But, let’s face it: many of us won’t commit to doing that. So, let’s make this simple. Let’s improve our spirit of thanksgiving and gratitude right now, whatever we are doing, wherever we are, even if we are not celebrating Thanksgiving.
When the stakes are high, that’s when we need the very best in leadership. Why do some leaders succeed and others fail? Why do some not only survive a crisis, but use difficulty to produce incredible results?
A high-stakes leader is someone who is successful when risk is high and visibility is low. New ventures are an example, whether they are for a new product, service, geography or method of production. Top leader changes, mergers and crisis are also examples of high-stakes situations.
Leaders who get good results achieve value on multiple fronts. As Jim Kennedy, Chairman of Cox Enterprises says, “It can’t be just about the money.” In a crisis, we need only compare the recent leadership failure at Equifax with the response of The Home Depot in a similar circumstance, a breach. The response of these two companies was wildly different. Frank Blake’s actions are a model of what to do.
My book talks about what leaders in high-stakes situations should do and provides examples from a wide range of organizations. I also talk about what gets in the way of leaders. Invisible traps include the human cognitive system, which is not a completely rational system. Our human limits lead us to make mistakes that may look foolish but can be the result of cognitive limits, the effect of emotion on decisions, the context or our own habits of avoiding anxiety.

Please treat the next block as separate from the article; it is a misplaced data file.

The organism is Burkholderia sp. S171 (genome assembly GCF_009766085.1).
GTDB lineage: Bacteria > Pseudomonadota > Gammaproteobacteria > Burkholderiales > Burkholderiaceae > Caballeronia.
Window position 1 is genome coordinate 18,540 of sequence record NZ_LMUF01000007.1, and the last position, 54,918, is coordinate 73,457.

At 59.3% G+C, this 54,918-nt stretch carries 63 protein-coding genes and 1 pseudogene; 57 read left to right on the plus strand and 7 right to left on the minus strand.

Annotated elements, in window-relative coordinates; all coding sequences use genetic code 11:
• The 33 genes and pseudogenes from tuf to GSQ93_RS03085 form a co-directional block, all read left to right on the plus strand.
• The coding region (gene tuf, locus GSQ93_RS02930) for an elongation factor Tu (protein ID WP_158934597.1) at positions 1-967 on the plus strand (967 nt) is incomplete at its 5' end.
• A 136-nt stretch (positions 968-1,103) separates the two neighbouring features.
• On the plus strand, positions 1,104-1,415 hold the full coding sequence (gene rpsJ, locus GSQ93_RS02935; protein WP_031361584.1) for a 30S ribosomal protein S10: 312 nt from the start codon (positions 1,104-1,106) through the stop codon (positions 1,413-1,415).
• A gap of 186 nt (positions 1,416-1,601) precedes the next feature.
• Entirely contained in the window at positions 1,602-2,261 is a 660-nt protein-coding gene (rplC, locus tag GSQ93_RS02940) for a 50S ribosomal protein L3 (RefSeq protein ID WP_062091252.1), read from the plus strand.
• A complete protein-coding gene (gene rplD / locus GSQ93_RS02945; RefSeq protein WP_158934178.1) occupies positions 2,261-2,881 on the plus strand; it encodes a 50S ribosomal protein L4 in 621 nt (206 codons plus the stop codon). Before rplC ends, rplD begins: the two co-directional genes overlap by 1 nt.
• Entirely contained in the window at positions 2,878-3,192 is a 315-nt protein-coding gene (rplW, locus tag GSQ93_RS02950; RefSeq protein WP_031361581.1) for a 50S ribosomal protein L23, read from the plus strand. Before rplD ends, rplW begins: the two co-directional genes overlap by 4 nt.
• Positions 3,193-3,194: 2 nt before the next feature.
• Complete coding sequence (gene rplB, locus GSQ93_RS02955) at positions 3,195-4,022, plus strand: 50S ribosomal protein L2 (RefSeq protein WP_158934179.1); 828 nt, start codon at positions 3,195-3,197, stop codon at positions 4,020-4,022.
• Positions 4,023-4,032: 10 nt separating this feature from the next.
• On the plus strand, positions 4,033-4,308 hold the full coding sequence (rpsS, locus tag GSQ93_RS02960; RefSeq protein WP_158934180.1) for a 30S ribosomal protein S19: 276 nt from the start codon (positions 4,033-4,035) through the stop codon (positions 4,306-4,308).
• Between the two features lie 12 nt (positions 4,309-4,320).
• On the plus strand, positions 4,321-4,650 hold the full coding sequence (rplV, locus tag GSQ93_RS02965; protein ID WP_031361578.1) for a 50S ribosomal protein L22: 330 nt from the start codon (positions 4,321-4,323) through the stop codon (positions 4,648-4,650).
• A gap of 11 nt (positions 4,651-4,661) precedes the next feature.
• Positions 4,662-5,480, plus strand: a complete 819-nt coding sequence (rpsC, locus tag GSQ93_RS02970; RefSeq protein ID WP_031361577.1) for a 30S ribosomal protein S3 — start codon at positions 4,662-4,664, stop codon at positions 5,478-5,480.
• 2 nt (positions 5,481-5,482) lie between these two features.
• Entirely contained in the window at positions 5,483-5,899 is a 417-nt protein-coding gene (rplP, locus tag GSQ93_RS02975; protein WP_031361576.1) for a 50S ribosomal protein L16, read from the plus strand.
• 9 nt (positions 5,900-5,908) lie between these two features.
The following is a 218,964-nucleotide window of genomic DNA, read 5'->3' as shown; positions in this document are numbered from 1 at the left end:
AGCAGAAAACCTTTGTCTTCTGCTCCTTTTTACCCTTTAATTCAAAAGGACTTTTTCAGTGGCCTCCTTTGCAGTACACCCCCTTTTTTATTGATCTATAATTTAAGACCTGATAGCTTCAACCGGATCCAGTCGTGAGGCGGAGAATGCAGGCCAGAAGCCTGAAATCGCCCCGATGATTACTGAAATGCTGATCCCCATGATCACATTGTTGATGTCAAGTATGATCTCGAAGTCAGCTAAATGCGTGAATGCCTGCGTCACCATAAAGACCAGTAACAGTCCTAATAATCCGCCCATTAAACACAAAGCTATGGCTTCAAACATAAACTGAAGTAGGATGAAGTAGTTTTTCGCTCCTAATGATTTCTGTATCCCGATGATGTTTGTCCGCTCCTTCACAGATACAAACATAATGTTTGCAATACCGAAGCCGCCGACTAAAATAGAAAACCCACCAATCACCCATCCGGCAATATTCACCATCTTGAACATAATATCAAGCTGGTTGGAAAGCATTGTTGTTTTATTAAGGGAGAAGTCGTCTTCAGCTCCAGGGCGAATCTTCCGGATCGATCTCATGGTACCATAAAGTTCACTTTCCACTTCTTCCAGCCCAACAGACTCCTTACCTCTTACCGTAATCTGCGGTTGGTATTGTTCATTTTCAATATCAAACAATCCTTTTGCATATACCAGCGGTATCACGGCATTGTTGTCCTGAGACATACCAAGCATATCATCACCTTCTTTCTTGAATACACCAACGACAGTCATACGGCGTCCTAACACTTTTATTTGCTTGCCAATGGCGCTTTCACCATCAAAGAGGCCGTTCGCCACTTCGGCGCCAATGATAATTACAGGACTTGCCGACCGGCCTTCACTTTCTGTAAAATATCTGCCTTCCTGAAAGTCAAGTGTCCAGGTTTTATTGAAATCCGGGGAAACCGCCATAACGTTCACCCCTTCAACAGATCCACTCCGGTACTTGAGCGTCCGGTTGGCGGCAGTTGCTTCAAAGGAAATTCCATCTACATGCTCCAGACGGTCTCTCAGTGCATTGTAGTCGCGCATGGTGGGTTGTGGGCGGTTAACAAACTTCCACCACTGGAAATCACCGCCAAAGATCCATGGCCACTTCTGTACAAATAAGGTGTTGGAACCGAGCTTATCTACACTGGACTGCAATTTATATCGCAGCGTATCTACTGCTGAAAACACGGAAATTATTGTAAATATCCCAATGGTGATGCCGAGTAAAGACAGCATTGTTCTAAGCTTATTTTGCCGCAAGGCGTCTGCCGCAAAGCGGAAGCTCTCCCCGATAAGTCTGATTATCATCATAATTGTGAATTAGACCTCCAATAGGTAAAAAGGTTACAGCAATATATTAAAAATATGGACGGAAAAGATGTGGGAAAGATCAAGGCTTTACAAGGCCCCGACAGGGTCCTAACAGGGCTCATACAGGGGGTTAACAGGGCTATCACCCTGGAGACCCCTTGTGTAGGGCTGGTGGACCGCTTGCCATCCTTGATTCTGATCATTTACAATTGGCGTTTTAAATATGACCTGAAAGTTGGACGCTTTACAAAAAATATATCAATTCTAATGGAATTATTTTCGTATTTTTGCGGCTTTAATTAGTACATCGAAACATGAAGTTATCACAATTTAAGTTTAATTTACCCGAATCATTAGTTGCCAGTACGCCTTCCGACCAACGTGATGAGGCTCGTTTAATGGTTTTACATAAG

There is an additional factor, which I include in my forthcoming book Breaking Up Is Hard to Do, in which I focus on mergers, acquisitions and divestitures. That is when we wrongly assign value to opportunities, risk, timelines, market size, and so forth. It’s one thing to think something is low risk and be right and quite another to believe risk is low when it isn’t. Even smart people can be blind when making evaluations, a part of leading. We don’t have measures for everything, and even when we do we aren’t always measuring what matters.
Perhaps the greatest risk of all is in thinking we are operating in a safe zone and being complacent.
“The greatest risk of all is in thinking we are operating in a safe zone.” -Constance Dierickx
This is a guest post by Doug Thorpe. Doug is a motivational speaker and John Maxwell Coach who helps individuals discover new heights in their own leadership ability.
When it comes to leadership and management, nearsightedness or myopia is a common occurrence. What does that mean?
Since effective leadership is part art as much as part science, I see too many managers taking a nearsighted look at their role and responsibility. By this I mean we place more emphasis on the duties and responsibilities (the science) where policies and procedures govern and control the thinking. This happens while the more subtle aspects of leadership (the art) like communication and delegation suffer.
In your early years of management, you had a specific team with clearly defined duties to push widgets or turn cranks. Much of what gets done there is process or project oriented. Process is derived from principles and procedures. Get the process right over and over again, BAM! you’re a good manager. OK, hooray for you.
That kind of success starts to sink in, and you get swallowed up in a false sense of accomplishment. You figure if you keep doing that, you will keep getting bonuses and promotions. The nearsighted myopia creeps in.
You get so enthralled by the surety of your achievements as a manger, you never explore the more subtle art of becoming a leader. The success seems like Utopia. Why should you ever change?